They instilled fear and were decisive in medieval battles, cavalry knights. But the horses they ride were no bigger than a modern pony.
Well armored, spear poised and high on horseback: medieval knights were depicted countless times so terrifying. In fact, their horses were rather small, British historians and archaeologists wrote in International Journal of Archeology Based on research on the bones of English horses: The shoulder or shoulder height of war horses was about five feet high, so, according to research, English riders, less impressive than was often thought, sat on animals the size of today’s ponies.
Experts already knew medieval horses were smaller than ours, says historian Mario Damen of the University of Amsterdam, who was not involved in the study. Based on written sources, a conservative estimate was that it was between 1.50 and 1.60 meters in height. Damen: “This research straightens that down and that’s interesting.”
William the Conqueror
The height of horses fluctuated during the Middle Ages and around 1100 the animals were at their youngest. In addition, their bones were at their weakest, researchers found when researchers compared the thickness of their shin bones to their width. This is a commonly used method for determining how strong the skeleton is. The result was remarkable, because during that time the Normans William the Conqueror conquered England and became king. For example, England received an upper class of Normans, who were known for their interest in raising horses. It was obvious if that would have produced large and powerful horses, with superior numbers on the battlefield. But it turns out that the opposite is true.
Researchers suggest that the horses’ small size and weakness may have been related to political and economic problems prior to the Normandy invasion. Or with the ensuing turmoil. But they are not sure of their case. “In this respect, this research leaves a lot to be asked, it only provides some explanations for the developments,” Damen says.
Despite their modest build, horses were of great importance in war. Since the early Middle Ages, knights have fought since the 10th century and taken on a leadership role, as Damen explains: “In large parts of Europe, much power rested on the local lords, who hired men who were on hand with horses and could fight for them. With them. At first they were the children of ordinary farmers, but during the tenth and eleventh centuries they gained more and more prestige. This is why nobles also began to dress like these men on horseback and eventually the two groups mixed. Thus a new class arose: the cavalry class.
On the battlefields of the High Middle Ages, horse-riding knights were terrifying, despite the limited size of their animals: “With a spear held under their arm, they formed a kind of beating ram with their horse,” says Damen. “They were essential to the battles of the twelfth and thirteenth centuries.”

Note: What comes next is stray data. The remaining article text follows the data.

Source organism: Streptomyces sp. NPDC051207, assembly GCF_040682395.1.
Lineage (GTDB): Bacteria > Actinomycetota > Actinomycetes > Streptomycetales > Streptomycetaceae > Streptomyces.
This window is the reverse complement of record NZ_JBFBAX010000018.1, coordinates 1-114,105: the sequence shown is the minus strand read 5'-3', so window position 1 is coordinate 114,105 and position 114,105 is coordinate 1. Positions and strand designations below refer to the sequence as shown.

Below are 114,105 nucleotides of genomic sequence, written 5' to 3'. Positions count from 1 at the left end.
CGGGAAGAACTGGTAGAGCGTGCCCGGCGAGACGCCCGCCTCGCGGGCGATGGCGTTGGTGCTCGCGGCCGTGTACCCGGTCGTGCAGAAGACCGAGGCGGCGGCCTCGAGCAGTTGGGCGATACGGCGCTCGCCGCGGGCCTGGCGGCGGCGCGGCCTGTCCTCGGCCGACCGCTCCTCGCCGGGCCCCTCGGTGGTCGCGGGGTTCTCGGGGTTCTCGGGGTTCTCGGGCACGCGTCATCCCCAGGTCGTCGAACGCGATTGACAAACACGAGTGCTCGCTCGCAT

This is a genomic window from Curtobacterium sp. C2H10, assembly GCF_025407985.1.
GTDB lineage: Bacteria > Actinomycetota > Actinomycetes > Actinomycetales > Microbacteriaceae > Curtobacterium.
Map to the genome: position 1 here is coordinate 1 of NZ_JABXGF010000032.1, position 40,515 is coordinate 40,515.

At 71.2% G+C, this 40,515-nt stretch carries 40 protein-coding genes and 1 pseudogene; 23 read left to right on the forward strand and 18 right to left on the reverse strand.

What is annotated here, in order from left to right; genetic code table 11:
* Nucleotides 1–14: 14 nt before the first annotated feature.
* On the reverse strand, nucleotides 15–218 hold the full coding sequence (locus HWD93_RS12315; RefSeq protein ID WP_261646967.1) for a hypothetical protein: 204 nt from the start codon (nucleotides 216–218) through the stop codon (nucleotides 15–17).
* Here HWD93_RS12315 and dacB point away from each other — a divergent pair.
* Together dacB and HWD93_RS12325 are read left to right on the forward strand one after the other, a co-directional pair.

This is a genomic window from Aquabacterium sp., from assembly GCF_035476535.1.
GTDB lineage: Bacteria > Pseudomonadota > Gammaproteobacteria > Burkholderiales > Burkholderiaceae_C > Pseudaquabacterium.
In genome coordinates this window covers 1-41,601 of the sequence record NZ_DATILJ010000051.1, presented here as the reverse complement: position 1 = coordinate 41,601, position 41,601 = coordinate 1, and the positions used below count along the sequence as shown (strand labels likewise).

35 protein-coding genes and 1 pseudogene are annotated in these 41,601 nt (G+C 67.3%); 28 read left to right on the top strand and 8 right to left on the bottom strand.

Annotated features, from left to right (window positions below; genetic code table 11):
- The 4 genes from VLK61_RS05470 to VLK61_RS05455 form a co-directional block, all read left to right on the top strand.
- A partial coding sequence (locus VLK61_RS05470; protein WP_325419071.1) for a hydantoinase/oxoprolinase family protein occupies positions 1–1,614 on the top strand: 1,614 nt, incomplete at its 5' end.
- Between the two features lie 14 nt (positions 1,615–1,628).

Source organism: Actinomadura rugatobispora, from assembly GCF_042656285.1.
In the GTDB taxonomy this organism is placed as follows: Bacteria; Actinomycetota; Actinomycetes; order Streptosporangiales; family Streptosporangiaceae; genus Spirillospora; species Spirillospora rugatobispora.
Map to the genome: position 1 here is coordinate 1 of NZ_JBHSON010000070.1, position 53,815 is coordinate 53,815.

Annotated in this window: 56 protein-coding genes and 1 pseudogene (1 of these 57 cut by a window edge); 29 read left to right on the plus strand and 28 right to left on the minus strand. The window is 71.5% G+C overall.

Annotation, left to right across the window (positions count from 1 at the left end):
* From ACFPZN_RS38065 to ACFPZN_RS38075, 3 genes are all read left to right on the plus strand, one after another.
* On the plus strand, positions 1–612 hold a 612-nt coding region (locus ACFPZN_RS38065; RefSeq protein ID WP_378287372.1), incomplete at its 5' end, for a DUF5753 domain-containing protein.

Because of their military importance, and because of their high price, they gave horses a prestigious position, as the Italian Jordanus Rufus wrote in 1252: “By using horses, princes, high-ranking men, and knights distinguish themselves from the common people.” That is why rulers liked to immortalize themselves on horseback on coins, seals or plaques. In some of these photos, the horses look impressively large; larger than it was, according to the researchers.
Is this perhaps because medieval people were young and thus horses were more prominent than their riders? Probably not, or only in part, because medieval people were not that small. Then the average Englishman’s height fluctuated about six feet, about five centimeters lower than now. Perhaps the big horses have a bigger role in the purpose of the images: the effect. A man on a large horse is amazing, and therefore his proportions may be exaggerated.
Or maybe the horses with big pictures came from the continent and the animals there had higher wilt than the English stud horses? It is possible, Damen says, but English horse breeding was not an isolated matter. In the Middle Ages, animals were transported over long distances. As early as the eighth century, horses of Arab origin ended up with horse breeders in England across North Africa and southern Europe.
In addition, one of the researchers, Professor of Archeology Alan Outram from the University of Exeter, says the team is also currently looking at horse bones from the mainland. Their results are not yet complete, but the dimensions found are comparable so far. “There is some variation by region, but the overall picture is similar.”
The size of a Przewalski’s horse
The researchers studied nearly 2,000 horse bones that died between 300 and 1650. They included jockey horses, but also farm horses. All of these animals were included in the study, because the bones couldn’t tell the researchers what kind of horse they were.
They have seen that the average height at the shoulders changes over time, from about 1.35 meters at the beginning of the study period to less than 1.30 meters in the eleventh century. This is the same height as today’s Przewalski’s horse, known for its small size. Later, the height at the withers increased again, reaching an average of 1.40 meters in the centuries following the Middle Ages. Compared to today, this is still small, because the average traction nowadays is approximately one meter and 70, for example, the amount of slack of anke van Grunsven’s successful Bonfire was 1.72.
War horses were now probably slightly larger than their farmland counterparts, as medieval sources indicated. But, emailed archaeologist Alan Outram, who was involved in the study: The dimensions of all the bones examined were very close together, and very large horses were not among the finds. Hence the conclusion that the war horses of the Middle Ages were about one meter 40. With a transverse exit of 1.50.